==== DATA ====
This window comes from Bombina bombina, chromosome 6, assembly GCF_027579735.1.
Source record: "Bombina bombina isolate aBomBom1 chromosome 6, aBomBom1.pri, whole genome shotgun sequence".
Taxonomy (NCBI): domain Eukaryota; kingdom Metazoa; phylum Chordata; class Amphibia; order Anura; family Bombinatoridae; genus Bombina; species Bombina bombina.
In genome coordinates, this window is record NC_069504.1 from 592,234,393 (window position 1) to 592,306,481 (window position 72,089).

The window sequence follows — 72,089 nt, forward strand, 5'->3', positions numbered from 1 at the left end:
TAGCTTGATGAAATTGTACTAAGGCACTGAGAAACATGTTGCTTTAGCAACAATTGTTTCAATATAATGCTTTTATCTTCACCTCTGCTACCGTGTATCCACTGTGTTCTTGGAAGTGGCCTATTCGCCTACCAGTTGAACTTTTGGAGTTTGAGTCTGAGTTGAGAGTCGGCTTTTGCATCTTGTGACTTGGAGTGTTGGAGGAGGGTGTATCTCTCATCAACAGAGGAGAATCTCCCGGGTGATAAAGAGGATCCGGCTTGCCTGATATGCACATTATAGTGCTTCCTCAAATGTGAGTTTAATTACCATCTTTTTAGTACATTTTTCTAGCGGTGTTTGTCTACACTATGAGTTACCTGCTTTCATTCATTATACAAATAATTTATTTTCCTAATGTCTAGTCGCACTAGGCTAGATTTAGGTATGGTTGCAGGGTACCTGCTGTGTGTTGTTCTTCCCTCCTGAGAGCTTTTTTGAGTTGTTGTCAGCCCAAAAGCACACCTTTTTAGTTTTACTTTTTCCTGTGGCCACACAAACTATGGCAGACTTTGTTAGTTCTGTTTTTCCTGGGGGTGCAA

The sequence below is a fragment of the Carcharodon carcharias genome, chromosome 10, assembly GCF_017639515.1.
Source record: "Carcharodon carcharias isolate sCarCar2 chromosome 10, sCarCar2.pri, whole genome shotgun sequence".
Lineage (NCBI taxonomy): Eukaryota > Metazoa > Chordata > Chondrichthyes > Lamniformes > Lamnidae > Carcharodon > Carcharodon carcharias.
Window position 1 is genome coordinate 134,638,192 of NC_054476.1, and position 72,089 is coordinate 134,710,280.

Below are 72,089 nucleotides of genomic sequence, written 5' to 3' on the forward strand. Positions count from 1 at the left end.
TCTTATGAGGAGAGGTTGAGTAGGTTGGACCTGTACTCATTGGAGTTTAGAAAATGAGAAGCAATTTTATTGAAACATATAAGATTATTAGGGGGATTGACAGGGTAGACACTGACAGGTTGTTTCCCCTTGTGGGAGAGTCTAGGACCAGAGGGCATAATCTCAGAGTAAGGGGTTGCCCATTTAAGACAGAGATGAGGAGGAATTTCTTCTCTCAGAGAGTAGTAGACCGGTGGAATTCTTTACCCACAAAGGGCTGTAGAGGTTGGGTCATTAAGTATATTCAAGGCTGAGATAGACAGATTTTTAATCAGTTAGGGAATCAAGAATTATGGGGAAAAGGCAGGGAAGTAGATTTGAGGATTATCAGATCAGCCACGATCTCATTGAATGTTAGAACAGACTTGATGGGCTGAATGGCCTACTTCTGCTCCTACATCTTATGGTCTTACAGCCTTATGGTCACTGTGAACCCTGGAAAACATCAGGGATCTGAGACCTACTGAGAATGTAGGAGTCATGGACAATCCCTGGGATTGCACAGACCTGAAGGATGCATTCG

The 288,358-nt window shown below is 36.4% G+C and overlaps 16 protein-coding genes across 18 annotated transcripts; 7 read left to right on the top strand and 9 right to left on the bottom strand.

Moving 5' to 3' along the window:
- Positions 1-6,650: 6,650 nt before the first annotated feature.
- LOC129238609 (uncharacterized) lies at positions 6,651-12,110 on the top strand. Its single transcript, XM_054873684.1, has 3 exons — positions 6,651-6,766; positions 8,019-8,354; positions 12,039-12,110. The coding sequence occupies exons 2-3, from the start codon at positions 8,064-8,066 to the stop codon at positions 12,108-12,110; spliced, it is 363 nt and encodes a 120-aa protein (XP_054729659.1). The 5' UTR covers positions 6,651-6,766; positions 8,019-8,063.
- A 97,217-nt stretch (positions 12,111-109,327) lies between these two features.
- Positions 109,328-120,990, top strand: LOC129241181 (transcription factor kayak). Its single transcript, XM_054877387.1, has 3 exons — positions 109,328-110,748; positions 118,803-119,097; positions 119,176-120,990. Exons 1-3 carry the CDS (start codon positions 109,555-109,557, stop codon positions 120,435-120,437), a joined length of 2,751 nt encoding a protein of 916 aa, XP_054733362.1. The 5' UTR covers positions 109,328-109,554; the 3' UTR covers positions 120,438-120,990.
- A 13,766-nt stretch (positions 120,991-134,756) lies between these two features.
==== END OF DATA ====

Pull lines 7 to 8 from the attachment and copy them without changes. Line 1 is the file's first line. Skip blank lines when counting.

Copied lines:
The sequence below is a fragment of the Carcharodon carcharias genome, chromosome 10, assembly GCF_017639515.1.
Source record: "Carcharodon carcharias isolate sCarCar2 chromosome 10, sCarCar2.pri, whole genome shotgun sequence".